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The Diamond Sutra
作者 Pine, Red
出版日期2002.12.17
頁次480
出版者Counterpoint
出版者網址 http://www.counterpointpress.com
出版地New York, NY, US [紐約, 紐約州, 美國]
資料類型書籍=Book
使用語言英文=English
關鍵詞一行禪師=Thich Nhat Hanh; 中觀學派=龍樹學=中觀佛教=Madhyamaka=Madhyamika; 心經=Heart Sutra; 佛教人物=Buddhist; 佛教經典=Buddhist Scriptures=Sutra; 空性=Sunyata=Sunnata=Emptiness; 金剛經=金剛般若波羅蜜經=金剛般若經=Diamond Sutra; 長行=契經=修多羅=Sutra; 修行方法=修行法門=Practice; 般若波羅密多=般若=Prajnaparamita=Prajna=Perfection of Wisdom; 開悟=證悟=Satori=Enlightenment; 靜坐=Meditation; 龍樹=龍猛=Nagarjuna=kLu-sgrub; 禪修=Meditation
摘要It is no small irony that the oldest printed book in the world – a ninth-century block-print of the Diamond Sutra – is a work that seeks systematically to undermine all clinging to words, all reification of conceptual expression, including its own teachings. Indeed the Diamond Sutra is perhaps the most unrelenting example in world literature of what the literary critic Stanley Fish terms 'a self-consuming artefact', a work that succeeds in its purpose only to the extent that it intentionally deconstructs itself. Presenting itself as Shakyamuni's most profound instruction on the Bodhi-sattva path, this brief, 27-page dialogue between the Buddha and Subhuti plumbs the relationship between language and Reality in a manner that, for all of its apparent abstraction, refers back constantly to the Buddhist ethical imperative of altruistic activity.

After the Heart Sutra, the Diamond Sutra is the best-known of the Mahayana 'Perfection of Wisdom' scriptures. Several English versions are available, offering the authority of scholarship in Edward Conze's translation, and tradition in Thich Nhat Hanh's. Even so, this new translation warrants attention and appreciation because it offers much more than simply another translation of the original. Here we find a comprehensive sampling of the commentarial literature associated with the Diamond Sutra, along with a personal account of the translator's own efforts to come to terms with this perplexing work.

Red Pine is the pen name of Bill Porter, an American who left academia in the midst of graduate work in anthropology and Chinese literature at Columbia University, preferring to immerse himself in traditional Chinese culture and Ch'an (Chinese Zen) practice during an extended residence in China. Already well established as a translator of Chinese Buddhist poetry, Red Pine offers in the present volume the fruit of an engagement with Buddhist Mahayana philosophy and meditation spanning some 30 years.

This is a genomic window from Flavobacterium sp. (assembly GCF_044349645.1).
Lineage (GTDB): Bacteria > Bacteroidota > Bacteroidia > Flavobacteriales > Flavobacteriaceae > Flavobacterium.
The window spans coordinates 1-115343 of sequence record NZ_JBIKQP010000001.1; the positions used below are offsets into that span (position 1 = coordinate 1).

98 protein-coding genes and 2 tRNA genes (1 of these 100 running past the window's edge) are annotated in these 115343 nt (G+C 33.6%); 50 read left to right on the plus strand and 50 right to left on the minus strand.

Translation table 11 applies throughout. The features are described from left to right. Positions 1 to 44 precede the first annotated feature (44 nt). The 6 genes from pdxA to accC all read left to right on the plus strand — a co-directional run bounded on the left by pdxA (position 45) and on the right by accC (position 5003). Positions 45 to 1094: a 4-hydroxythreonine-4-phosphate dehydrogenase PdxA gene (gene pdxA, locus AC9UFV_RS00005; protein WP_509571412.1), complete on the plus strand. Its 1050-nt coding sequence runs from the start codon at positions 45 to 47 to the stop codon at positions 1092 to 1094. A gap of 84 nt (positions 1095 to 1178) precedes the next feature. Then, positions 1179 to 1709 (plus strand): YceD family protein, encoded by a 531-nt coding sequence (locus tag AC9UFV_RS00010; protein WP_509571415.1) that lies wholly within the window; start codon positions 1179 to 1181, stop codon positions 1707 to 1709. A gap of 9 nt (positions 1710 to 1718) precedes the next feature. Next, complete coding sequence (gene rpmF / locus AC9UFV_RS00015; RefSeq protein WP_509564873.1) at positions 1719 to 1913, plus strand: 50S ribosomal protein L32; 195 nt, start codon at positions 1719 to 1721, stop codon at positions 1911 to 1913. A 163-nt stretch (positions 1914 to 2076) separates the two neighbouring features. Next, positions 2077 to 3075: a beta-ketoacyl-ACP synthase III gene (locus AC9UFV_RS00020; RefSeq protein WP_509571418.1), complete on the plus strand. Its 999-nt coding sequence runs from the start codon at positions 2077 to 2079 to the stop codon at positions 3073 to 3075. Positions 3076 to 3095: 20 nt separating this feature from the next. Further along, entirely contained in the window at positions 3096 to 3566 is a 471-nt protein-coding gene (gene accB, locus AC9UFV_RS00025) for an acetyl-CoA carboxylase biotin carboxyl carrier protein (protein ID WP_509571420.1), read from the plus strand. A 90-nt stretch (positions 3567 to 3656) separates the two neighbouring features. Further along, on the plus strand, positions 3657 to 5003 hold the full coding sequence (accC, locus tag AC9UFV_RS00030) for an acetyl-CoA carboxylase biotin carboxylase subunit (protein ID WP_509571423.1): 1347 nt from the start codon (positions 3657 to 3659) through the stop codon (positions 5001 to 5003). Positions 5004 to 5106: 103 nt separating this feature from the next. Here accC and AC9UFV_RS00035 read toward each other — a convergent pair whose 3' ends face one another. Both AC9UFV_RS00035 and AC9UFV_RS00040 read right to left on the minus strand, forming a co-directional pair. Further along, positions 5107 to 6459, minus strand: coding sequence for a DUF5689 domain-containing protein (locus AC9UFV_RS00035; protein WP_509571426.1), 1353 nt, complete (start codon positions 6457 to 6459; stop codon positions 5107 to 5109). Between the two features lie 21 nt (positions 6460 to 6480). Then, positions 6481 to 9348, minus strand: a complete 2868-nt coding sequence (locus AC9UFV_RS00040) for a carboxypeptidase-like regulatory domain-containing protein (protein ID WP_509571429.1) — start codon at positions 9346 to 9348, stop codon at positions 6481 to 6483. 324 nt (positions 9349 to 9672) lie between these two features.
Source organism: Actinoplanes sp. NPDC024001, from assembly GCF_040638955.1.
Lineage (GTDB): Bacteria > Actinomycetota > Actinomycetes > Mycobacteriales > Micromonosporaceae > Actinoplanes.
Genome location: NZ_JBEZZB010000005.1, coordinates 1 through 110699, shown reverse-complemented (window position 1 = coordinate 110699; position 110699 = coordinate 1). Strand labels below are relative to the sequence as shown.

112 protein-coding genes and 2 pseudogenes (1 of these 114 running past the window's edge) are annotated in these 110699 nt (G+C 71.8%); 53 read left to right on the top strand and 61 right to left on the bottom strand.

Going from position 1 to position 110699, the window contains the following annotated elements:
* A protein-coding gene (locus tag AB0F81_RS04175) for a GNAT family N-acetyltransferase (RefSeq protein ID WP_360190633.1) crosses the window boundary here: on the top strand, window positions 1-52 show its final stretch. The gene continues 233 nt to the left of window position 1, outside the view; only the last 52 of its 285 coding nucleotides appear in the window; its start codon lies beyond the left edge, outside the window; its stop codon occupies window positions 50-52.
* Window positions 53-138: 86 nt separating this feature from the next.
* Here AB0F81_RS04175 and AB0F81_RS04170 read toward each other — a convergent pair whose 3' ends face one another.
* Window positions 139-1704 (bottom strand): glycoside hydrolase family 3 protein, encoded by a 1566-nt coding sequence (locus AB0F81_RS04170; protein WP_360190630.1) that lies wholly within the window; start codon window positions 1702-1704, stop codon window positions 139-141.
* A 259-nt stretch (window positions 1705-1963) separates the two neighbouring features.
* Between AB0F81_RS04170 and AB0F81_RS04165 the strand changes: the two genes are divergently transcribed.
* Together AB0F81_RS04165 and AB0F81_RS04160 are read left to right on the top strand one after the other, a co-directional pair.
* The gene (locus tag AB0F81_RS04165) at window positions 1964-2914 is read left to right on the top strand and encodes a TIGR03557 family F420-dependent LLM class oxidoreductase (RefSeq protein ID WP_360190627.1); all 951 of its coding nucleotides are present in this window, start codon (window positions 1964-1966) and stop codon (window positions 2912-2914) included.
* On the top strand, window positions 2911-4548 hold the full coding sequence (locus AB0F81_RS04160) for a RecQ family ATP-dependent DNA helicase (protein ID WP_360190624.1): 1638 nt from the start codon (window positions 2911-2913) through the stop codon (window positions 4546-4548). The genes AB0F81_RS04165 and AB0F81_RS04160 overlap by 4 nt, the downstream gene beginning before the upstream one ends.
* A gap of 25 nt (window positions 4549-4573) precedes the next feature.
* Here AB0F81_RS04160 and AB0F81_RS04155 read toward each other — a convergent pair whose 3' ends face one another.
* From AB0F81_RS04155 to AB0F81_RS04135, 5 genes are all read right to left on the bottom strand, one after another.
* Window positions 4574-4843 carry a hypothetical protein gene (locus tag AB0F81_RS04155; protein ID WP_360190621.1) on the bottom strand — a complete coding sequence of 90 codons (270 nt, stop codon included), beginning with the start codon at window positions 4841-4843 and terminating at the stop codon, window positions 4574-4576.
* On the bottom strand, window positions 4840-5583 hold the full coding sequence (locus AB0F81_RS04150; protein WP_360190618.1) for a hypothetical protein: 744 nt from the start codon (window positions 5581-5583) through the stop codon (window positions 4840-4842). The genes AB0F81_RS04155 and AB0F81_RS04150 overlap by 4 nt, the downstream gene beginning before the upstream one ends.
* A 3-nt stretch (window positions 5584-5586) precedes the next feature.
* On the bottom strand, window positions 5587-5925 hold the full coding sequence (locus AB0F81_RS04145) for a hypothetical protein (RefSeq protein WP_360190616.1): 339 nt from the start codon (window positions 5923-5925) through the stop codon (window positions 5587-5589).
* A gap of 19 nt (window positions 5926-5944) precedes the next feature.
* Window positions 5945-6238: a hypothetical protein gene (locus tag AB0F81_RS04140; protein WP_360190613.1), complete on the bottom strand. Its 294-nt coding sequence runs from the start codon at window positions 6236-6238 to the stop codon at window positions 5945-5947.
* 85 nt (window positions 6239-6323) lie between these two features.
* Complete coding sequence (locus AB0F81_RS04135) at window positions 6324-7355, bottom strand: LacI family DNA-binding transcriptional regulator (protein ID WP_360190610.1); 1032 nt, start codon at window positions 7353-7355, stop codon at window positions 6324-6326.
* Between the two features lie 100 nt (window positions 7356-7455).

The volume opens with a bare translation of the Diamond Sutra, followed by a section-by-section synoptic commentary comprising almost 400 pages of selections drawn from more than 60 Diamond Sutra commentaries composed over two millennia. There is no index or bibliography, but the translator does provide a preface explaining his approach to the text and also a useful list of names and terms (with Chinese characters) including brief biographical notes on the various historical commentators. This lack of scholarly apparatus and only the briefest introduction are intended, no doubt, to enable the reader to encounter the sutra and its commentarial tradition as directly as possible.




Mountains and rivers, the great earth, where do they come from? Listen to my song:

Far off I see the shape of a mountain
nearby I hear the sound of water
spring passes and flowers remain
people come and birds aren't frightened
one by one everything appears
every creature is basically the same
if you say that you don't know
it's just because it is so clear.


Elsewhere T'ung-li (1701-1782) counsels: 'The Buddha's three bodies are like a reflection on sunlit water. The incarnated body is the reflection. The reward body is the sunlight. And the real body is the water. Here, the Buddha tells Subhuti that if he wants to see the water, he needs to look past the reflection and the sunlight.'

Red Pine's own comments are also frequently helpful: 'Subhuti uses the form of dialectical argument introduced by the Buddha in Chapter Five. This technique of affirming the reality of something by first stripping it of self-nature became the hallmark of the Madhyamaka philosophers, such as Nagarjuna. Essentially, it is the logical equivalent of the concept of shunyata (emptiness)... The advantage of using the dialectic rather than the concept is that every concept, even the concept of emptiness, is likely to become another delusion and an obstacle to Enlightenm
ISBN9781582432564
點閱次數823
建檔日期2008.07.18
更新日期2008.07.18










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